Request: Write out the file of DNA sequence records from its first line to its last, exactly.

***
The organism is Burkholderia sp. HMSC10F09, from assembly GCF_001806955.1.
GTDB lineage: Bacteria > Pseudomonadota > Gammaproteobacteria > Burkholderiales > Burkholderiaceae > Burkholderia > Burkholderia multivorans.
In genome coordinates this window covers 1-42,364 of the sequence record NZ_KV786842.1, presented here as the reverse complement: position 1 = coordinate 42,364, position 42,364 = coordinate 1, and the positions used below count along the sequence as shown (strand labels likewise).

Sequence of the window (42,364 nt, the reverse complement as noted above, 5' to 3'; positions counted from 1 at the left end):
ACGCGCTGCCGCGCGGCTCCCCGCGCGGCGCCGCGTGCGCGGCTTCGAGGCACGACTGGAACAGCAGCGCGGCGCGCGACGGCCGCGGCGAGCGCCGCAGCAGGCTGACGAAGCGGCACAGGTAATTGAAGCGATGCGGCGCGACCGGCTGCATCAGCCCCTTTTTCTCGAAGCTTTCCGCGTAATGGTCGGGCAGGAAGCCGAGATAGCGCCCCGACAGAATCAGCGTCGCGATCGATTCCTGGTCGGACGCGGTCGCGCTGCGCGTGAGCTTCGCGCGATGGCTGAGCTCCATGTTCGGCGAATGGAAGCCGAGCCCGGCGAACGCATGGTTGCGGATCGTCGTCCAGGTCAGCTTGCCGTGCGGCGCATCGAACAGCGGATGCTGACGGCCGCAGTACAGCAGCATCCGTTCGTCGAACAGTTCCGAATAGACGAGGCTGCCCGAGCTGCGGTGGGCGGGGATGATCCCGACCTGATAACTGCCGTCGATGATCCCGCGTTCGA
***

The organism is Burkholderia sp. HMSC10F09, from assembly GCF_001806955.1.
GTDB lineage: Bacteria > Pseudomonadota > Gammaproteobacteria > Burkholderiales > Burkholderiaceae > Burkholderia > Burkholderia multivorans.
In genome coordinates this window covers 1-42,364 of the sequence record NZ_KV786842.1, presented here as the reverse complement: position 1 = coordinate 42,364, position 42,364 = coordinate 1, and the positions used below count along the sequence as shown (strand labels likewise).

Sequence of the window (42,364 nt, the reverse complement as noted above, 5' to 3'; positions counted from 1 at the left end):
ACGCGCTGCCGCGCGGCTCCCCGCGCGGCGCCGCGTGCGCGGCTTCGAGGCACGACTGGAACAGCAGCGCGGCGCGCGACGGCCGCGGCGAGCGCCGCAGCAGGCTGACGAAGCGGCACAGGTAATTGAAGCGATGCGGCGCGACCGGCTGCATCAGCCCCTTTTTCTCGAAGCTTTCCGCGTAATGGTCGGGCAGGAAGCCGAGATAGCGCCCCGACAGAATCAGCGTCGCGATCGATTCCTGGTCGGACGCGGTCGCGCTGCGCGTGAGCTTCGCGCGATGGCTGAGCTCCATGTTCGGCGAATGGAAGCCGAGCCCGGCGAACGCATGGTTGCGGATCGTCGTCCAGGTCAGCTTGCCGTGCGGCGCATCGAACAGCGGATGCTGACGGCCGCAGTACAGCAGCATCCGTTCGTCGAACAGTTCCGAATAGACGAGGCTGCCCGAGCTGCGGTGGGCGGGGATGATCCCGACCTGATAACTGCCGTCGATGATCCCGCGTTCGA